The month of July will be remembered for the surprisingly hot summer weather and the even more surprising success of the England football team during the World Cup. It was also an interesting time in the markets, with the S&P 500 having its strongest month since January and Facebook falling by 20% on one day after poor future earnings forecasts.
Although doubts remain about the health of the European and Chinese economies, there has been growing confidence in the durability of the US’s current economic cycle. This confidence was rewarded on 27 July when the US second quarter GDP number was released. The data showed that the US grew at a very strong rate of 4.1% on an annualised basis. Q1 growth was also revised up to 2.2% from 2.0% meaning the average growth rate for the first half of the year was a robust 3.2%. The number illustrates that the tax cuts in December are continuing to boost the economy and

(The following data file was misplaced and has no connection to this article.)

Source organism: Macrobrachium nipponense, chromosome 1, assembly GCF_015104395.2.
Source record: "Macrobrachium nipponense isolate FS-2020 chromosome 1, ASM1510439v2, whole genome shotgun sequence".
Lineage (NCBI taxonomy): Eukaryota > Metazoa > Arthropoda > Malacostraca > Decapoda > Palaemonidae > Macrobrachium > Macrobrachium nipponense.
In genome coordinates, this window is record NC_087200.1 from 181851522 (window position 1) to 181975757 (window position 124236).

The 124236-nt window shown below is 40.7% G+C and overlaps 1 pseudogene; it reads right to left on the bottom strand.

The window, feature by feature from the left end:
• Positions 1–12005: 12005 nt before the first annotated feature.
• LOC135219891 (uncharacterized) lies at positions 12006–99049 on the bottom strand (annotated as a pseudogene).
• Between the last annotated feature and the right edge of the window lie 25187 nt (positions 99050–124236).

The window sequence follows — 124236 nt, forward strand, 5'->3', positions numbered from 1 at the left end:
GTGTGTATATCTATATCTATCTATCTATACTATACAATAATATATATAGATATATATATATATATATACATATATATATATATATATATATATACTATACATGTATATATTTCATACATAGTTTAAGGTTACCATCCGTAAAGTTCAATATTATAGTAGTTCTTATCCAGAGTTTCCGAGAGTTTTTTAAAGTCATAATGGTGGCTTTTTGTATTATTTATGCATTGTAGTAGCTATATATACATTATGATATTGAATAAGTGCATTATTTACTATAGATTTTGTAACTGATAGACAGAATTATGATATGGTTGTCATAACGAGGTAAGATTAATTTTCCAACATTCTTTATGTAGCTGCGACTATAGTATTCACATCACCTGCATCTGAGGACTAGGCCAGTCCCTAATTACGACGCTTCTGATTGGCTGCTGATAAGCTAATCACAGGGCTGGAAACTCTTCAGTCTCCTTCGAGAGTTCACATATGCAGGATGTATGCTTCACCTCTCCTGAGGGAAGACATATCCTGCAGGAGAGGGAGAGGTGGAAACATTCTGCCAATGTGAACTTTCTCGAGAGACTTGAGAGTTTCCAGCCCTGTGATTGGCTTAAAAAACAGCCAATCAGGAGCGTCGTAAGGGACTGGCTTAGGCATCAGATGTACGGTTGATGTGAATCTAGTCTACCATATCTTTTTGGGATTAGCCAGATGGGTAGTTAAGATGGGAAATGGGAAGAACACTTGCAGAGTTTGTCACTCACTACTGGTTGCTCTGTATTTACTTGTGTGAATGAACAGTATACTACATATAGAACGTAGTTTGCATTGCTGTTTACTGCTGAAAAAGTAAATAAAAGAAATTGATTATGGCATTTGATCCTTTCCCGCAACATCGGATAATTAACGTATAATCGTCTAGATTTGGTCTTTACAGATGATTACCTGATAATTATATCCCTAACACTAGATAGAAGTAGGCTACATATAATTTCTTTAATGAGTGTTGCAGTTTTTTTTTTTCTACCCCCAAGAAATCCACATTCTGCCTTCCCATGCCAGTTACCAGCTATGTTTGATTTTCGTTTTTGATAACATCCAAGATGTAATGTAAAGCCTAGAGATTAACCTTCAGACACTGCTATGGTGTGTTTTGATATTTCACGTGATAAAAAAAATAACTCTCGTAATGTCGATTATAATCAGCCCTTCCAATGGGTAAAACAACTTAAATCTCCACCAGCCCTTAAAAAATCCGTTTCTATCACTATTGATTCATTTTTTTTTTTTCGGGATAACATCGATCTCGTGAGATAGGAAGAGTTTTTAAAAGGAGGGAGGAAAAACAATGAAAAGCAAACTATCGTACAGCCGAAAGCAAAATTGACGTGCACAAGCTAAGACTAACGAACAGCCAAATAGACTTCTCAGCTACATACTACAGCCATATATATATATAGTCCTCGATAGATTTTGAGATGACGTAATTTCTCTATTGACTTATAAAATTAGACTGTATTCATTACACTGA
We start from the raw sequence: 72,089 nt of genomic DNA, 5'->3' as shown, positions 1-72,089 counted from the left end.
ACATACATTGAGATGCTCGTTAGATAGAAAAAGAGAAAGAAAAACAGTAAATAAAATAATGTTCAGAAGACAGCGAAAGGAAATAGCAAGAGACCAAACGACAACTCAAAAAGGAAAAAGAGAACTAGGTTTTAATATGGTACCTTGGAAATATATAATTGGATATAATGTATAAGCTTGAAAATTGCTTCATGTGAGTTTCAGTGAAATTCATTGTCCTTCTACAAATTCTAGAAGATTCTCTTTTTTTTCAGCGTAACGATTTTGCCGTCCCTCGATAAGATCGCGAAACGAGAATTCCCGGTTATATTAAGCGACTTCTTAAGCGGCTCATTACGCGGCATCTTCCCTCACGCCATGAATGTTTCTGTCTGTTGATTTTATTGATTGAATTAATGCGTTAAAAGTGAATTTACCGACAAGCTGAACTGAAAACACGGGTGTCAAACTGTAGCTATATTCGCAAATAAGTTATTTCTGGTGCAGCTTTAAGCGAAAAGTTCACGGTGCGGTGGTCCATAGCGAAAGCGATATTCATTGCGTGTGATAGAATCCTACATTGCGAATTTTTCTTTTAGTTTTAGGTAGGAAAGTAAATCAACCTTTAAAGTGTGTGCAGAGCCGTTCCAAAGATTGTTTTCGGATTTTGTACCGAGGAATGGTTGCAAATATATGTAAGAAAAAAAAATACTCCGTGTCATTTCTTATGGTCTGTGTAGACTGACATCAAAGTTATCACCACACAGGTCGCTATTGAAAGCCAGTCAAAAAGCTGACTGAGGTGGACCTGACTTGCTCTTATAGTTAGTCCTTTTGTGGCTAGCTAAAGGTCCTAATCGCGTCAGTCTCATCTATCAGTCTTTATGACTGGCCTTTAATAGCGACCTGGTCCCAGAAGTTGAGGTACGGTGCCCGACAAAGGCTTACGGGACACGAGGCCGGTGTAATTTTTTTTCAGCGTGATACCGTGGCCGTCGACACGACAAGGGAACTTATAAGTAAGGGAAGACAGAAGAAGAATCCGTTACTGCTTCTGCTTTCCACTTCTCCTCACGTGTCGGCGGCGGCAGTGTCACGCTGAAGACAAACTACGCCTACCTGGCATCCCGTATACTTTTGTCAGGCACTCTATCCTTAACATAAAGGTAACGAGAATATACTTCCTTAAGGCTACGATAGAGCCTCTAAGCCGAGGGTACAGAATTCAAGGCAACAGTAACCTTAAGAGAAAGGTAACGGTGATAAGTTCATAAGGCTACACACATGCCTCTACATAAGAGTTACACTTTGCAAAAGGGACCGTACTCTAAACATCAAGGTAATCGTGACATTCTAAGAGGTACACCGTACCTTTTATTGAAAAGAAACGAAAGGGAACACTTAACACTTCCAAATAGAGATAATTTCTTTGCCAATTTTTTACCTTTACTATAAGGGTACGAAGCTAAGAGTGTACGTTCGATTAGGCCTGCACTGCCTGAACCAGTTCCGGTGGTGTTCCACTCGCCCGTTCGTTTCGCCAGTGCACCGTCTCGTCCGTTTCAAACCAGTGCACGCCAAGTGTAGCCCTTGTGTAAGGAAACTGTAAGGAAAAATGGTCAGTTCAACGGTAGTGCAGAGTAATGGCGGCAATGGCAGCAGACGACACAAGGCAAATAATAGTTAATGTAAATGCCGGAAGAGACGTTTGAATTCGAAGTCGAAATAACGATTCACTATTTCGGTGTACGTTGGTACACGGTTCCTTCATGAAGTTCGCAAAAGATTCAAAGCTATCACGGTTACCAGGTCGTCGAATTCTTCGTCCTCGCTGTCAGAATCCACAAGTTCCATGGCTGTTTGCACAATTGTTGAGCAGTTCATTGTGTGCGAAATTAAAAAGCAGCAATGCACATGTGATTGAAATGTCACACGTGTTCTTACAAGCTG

confirms that if you borrow enough money from your grandchildren and throw it at the economy, it will grow faster, for a while. The question now, however, is for how long this stellar growth can continue and what effects the inevitable slowdown will have on markets. But for now the US is on course for its longest expansion in history.